Wednesday, January 28, 2015

And because there's no such thing as too many pictures...

I realise I've hardly shown off any of these miniatures on this blog!

Now that I'd finished the first of the dungeon boards, I could not resist taking pictures of the Super Dungeon Explore! miniatures I had finished on it:

First, the skeletons from the Shallow Grave spawning point:

Turtles from the Rock Pile spawning point:

Flaming gels et al from the Fire Whirl spawning point:

Fire elemental boss Roxor: 

Death Spectre - Does his scythe remind you of a video game?

Vampire Von Drakk with his monstrous bat shapeshift:

Rockgut the troll. I absolutely hated the colour scheme on this model... until I added the purple in his mouth. I feel it tied it all together:

Goodly hero Van Wildling and his bestial werewolf form Van Wilder. Fancy that - Castlevania meets cheesy 80's comedy in one fell swoop:

Miserable toads! Futurama hypno-toad on the left, real-life tree frog on the right:

Gallery of villains! Minibosses from various special releases:

Von Drakk heroes:

Kobolds! Kobold spawning point. Don't quite remember the name, but this is one of my favourites:

Dragon hatchlings from the Dragon Clutch spawning point:

Caverns of Roxor heroes! Some of the best sculpts in my opinion. I love not-Link on the far right:

A selection of core box heroes. More to come:

I'm sure you can tell I've gone a bit super dungeon explore crazy, since the last post over a year ago! :p

Long time no update! (again!)


It's been too long since the last update. No really.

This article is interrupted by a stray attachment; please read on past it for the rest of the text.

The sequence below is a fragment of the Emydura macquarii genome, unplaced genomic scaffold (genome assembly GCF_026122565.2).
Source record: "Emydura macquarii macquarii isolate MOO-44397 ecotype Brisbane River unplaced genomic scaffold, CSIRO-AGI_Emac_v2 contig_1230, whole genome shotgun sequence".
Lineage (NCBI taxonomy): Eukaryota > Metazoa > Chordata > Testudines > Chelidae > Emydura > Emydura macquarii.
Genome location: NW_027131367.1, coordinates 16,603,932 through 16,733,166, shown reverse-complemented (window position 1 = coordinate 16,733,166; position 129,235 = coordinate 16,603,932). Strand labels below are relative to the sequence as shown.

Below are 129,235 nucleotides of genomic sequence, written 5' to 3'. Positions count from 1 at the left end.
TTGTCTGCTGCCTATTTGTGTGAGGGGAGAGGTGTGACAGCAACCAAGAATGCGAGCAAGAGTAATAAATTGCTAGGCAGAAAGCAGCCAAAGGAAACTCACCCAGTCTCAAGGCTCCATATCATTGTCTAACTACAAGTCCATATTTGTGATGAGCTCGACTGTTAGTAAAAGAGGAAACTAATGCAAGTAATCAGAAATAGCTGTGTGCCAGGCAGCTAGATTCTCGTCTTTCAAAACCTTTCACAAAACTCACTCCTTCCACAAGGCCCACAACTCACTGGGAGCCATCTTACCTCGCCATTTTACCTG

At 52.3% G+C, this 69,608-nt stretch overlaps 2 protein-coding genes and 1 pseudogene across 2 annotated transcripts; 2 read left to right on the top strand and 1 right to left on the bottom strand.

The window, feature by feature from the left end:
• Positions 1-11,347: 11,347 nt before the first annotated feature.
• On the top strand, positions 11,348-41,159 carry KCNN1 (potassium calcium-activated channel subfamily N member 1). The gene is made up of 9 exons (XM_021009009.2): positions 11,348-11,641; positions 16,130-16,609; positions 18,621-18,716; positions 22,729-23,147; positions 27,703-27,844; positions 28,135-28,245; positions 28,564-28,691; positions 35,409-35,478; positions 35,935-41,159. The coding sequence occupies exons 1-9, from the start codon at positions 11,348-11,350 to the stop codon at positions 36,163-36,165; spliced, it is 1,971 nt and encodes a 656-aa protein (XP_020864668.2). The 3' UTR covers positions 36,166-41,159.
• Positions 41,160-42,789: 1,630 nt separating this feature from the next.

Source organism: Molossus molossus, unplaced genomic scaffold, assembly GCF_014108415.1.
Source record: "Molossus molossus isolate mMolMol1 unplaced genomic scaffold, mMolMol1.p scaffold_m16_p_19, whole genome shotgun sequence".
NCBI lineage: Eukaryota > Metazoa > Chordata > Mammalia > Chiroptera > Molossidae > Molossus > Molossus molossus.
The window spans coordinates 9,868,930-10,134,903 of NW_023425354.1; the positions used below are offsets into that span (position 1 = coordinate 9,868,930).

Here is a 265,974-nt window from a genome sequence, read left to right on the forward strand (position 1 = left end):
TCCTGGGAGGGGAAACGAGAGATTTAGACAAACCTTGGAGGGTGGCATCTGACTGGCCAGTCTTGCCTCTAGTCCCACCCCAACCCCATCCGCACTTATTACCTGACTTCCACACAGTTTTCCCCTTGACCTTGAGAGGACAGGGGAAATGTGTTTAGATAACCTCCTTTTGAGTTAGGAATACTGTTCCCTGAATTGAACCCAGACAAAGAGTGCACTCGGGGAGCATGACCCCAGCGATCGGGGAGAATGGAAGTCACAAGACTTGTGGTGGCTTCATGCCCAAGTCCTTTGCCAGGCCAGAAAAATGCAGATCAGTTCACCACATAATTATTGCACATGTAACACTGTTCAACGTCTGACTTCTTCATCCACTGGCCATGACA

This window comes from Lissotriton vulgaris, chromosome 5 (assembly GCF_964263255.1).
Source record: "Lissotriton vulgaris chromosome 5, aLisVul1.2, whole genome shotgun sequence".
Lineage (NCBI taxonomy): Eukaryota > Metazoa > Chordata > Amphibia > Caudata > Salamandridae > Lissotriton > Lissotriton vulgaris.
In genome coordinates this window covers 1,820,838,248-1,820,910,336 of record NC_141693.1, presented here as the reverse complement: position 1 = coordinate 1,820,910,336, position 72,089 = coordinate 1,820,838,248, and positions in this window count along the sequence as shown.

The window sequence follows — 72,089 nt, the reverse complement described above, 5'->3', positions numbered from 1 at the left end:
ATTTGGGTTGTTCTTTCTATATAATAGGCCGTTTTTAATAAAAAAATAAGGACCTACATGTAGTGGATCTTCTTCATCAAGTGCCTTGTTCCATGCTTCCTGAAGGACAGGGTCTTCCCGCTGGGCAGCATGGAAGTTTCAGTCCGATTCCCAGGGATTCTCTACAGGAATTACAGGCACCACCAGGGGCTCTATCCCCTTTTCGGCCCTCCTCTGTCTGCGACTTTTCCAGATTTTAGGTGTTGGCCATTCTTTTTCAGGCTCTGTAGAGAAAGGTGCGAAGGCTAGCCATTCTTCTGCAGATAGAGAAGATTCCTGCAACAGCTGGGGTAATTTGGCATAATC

Don't worry though, the hobby's still been rolling along, even if I haven't really been posting.

So lately I've been going through a bit of a patch with real life that made me neglect this blog (seems like it happens every year doesn't it? Ha!), but I did keep up with my painting.

It seems I do my best thinking while painting, which is probably why I do it so much. Meditative really.

I'll admit it, when it comes to painting little toy soldiers, I'm something of a lifer.

Now that I've got a bit more spare time on my hands though, I decided to get started on a project that I'd been keeping for a special occasion - Tyson Koch's Super 3D Dungeon Boards, from Kickstarter.

So... without further ado, here's a test piece of detail:

Now, as far as casting is concerned, the pieces are far from perfect, but you do kind of expect that with polystone resin pieces.

Resin casts are very individual, and may come shrunken or warped, rarely absolutely perfect. It's a bit of a gamble really, and since I intend to play dice games on this thing, it's cool in a 'meta' sort of way.

In terms of surface, think greasy (yuk), super smooth or matte.

These ones were a mix of super smooth and matte, meaning I had to just hit the surface with a bit of matte varnish before priming it in black:

So what's up with the airbrush then?

I figured now might be a good time to dabble with using an airbrush. 

I'd used an airbrush before to lay on base colours (particularly for my Imperial Guard tanks) but not to lay on colour gradients.

So, after half an hour:

Slick! Too slick.
Verdict? Mmmm... no.

Something about the smoothness of the result didn't sit right with me.

The airbrush worked great, but it looked much too smooth. I like the idea that there would be some contrast between the smooth gradients on the miniatures and the textured finish of the surrounding surface to help them stand out.

So I broke out an old friend -  the trusty GW tank brush:

Years of friendship leave a scar on the stoutest of hearts

Here I was halfway through. Better, no?

...and here's where I got after an hour. I put in the painted pile of loot in the out-of-bounds corner of the board, and its really added interest to a dull corner.

Look at it from a distance, however, and it's the river of lava still draws the eye most.

I like it!